Iran sanctions shadow falls on smaller German banks

Updated 27 May 2018

Iran sanctions shadow falls on smaller German banks

  • Some German companies plan to press on with Iran dealings
  • German exports to Iran rose 15.5 percent last year

Germany’s biggest lenders have shied away from business with Iran after past penalties for breaching US sanctions, but smaller banks have leapt on opportunities afforded by the nuclear deal rejected by Donald Trump.

There are just months to go until a November deadline issued by Washington after the US president abandoned a hard-fought agreement that loosened business restrictions on the Islamic Republic in exchange for Tehran giving up its pursuit of nuclear weapons.

But some firms plan to press on in their dealings with Iran despite the looming threat of penalties.

“We will continue to serve our clients,” for now, said Patrizia Melfi, a director at the “international competence center” (KCI) founded by six cooperative savings banks in the small town of Tuttlingen in southwest Germany.

The center, which supports companies operating in sensitive markets like Iran or Sudan, has seen demand “rising sharply in the last few years, from firms listed on the Dax (Germany’s index of blue-chip firms), from all over Germany and from Switzerland,” she added.

German exports to Iran have grown since the nuclear deal was signed in 2015, adding 15.5 percent last year to reach almost €2.6 billion ($3.0 billion) after 22-percent growth in 2016.

Such figures remain vanishingly small compared with Germany’s €111.5 billion in exports to the US — its top customer.

Nevertheless, the KCI will “wait and see what the sanctions look like” before turning away from Iran, Melfi said.

Already, firms dealing with Tehran must take great care not to fall foul of US restrictions.

Transactions are carried out in euros, and the KCI does not deal with businesses that have American citizens or green card resident holders on their boards.

What’s more, products sold to Iran cannot contain more than 10 percent of parts manufactured in the US.

One of the most important inputs for the business is “courage among our managers” given the high risks involved, Melfi said.

Germany’s two biggest banks, Deutsche Bank and Commerzbank, avoid Iran completely after being slapped with harsh fines in 2015 over their dealings there, with Deutsche alone paying $258 million in penalties.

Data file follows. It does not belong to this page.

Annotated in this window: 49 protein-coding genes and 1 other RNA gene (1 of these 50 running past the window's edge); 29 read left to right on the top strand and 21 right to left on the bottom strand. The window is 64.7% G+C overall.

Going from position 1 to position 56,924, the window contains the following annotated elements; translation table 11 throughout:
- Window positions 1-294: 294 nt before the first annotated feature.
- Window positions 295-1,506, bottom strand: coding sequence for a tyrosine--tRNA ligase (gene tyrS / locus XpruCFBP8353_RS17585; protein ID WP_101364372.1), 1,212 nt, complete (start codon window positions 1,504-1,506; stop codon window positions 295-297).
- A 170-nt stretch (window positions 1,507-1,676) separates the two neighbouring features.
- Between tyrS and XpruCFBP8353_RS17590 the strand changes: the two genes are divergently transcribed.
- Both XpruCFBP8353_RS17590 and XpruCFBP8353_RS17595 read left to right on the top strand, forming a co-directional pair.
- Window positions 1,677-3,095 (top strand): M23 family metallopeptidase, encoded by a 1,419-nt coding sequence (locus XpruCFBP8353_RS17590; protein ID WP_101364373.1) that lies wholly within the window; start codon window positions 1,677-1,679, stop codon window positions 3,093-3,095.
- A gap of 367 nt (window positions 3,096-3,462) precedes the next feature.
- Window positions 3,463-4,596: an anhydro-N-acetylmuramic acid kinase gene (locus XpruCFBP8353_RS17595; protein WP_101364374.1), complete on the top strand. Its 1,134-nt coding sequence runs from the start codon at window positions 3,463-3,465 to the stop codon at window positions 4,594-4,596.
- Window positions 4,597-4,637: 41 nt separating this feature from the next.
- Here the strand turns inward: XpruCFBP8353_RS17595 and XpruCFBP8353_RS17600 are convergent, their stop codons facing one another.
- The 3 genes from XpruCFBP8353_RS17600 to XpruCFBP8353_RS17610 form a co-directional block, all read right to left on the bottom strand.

DZ Bank, which operates as a central bank for more than 1,000 local co-op lenders, is withdrawing completely from payment services there, a spokesman told AFP.
That left KCI to seek out the German branch of Iranian state-owned bank Melli in Hamburg.

Even that linkage could break if Iran’s biggest business bank appears on a US list of barred businesses as it has before.

Meanwhile, among Germany’s roughly 390 Sparkasse savings banks, business with the regime is mostly limited to producing documents linked to export contracts.
“We will be looking even more closely at those” in the future, a person familiar with the trade told AFP.

Elsewhere in the German economy, the European-Iranian Trade Bank (EIH) founded in 1971 is another conduit to Tehran.

Also based in Hamburg, it for now remains “fully available to you with our products and services,” the bank assures clients on its website, although “business policy decisions by European banks may result in short term or medium term restrictions on payments.”

Neither does the Bundesbank (German central bank) believe that much has so far changed for business with Iran.

“Only the European Union’s sanctions regime will be decisive,” if and when it is changed, the institution told AFP.

Any payment involving an Iranian party would have to be approved by the Bundesbank if things return to their pre-January 2016 state.

German banking lobby group Kreditwirtschaft has called on Berlin and other EU nations to clarify their stance — and to make sure banks and their clients are “effectively protected against possible American sanctions.”

KCI’s Melfi said time is running out for EU governments to act.

“Many firms just want to stop anything with Iran, since they can’t calculate the risk of staying,” she noted.

On Friday for the first time since the Iran nuclear deal came into force in 2015, China, Russia, France, Britain and Germany gathered in Vienna — at Iran’s request — without the US, to discuss how to save the agreement.